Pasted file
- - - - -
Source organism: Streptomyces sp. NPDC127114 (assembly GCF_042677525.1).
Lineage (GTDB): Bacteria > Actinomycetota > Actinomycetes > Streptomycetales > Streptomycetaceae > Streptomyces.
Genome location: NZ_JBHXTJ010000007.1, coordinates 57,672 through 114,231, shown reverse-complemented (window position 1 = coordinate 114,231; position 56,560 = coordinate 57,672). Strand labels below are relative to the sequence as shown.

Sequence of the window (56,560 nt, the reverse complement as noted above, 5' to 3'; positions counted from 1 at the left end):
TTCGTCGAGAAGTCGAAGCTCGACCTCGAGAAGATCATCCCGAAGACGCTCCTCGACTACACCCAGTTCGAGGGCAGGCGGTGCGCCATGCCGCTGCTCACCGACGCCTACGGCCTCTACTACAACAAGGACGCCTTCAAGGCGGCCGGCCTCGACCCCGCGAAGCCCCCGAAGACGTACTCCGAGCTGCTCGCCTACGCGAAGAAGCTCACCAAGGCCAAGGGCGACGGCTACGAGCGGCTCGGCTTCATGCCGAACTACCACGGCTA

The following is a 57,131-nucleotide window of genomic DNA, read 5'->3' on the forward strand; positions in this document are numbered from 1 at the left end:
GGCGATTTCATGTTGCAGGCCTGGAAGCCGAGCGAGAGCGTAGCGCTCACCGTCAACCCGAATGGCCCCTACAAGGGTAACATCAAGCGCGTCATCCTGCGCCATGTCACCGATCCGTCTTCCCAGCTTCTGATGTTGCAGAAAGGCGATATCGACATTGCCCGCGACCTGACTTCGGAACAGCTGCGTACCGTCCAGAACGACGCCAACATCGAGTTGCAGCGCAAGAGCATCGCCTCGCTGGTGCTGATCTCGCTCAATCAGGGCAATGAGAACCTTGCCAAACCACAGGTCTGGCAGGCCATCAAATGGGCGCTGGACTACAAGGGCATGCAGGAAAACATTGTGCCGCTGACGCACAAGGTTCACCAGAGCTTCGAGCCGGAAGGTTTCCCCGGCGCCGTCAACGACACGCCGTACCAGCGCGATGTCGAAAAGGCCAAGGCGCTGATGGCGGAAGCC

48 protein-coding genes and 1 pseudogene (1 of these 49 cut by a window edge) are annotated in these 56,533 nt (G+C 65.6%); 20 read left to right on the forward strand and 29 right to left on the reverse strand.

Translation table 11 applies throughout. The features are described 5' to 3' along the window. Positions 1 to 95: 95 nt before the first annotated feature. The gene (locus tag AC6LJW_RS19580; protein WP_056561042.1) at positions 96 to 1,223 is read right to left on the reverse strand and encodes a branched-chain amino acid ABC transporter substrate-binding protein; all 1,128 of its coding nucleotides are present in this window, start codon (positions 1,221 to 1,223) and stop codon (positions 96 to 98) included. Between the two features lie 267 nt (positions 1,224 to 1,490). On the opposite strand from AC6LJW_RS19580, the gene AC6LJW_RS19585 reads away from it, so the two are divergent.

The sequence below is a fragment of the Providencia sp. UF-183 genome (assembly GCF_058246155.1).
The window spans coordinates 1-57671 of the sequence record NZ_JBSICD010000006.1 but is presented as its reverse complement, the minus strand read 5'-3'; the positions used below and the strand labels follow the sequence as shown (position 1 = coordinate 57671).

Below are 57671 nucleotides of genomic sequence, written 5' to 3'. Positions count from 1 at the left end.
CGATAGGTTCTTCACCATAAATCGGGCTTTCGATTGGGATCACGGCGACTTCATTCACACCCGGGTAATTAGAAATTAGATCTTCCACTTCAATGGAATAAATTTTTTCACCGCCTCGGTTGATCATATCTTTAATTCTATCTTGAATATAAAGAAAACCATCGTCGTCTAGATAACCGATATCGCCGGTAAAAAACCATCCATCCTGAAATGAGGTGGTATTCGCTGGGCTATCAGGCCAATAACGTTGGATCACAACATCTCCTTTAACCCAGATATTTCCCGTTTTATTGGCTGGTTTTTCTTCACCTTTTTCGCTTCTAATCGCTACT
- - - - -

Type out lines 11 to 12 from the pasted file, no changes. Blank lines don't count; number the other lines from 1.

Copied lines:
The window spans coordinates 1-57671 of the sequence record NZ_JBSICD010000006.1 but is presented as its reverse complement, the minus strand read 5'-3'; the positions used below and the strand labels follow the sequence as shown (position 1 = coordinate 57671).

Below are 57671 nucleotides of genomic sequence, written 5' to 3'. Positions count from 1 at the left end.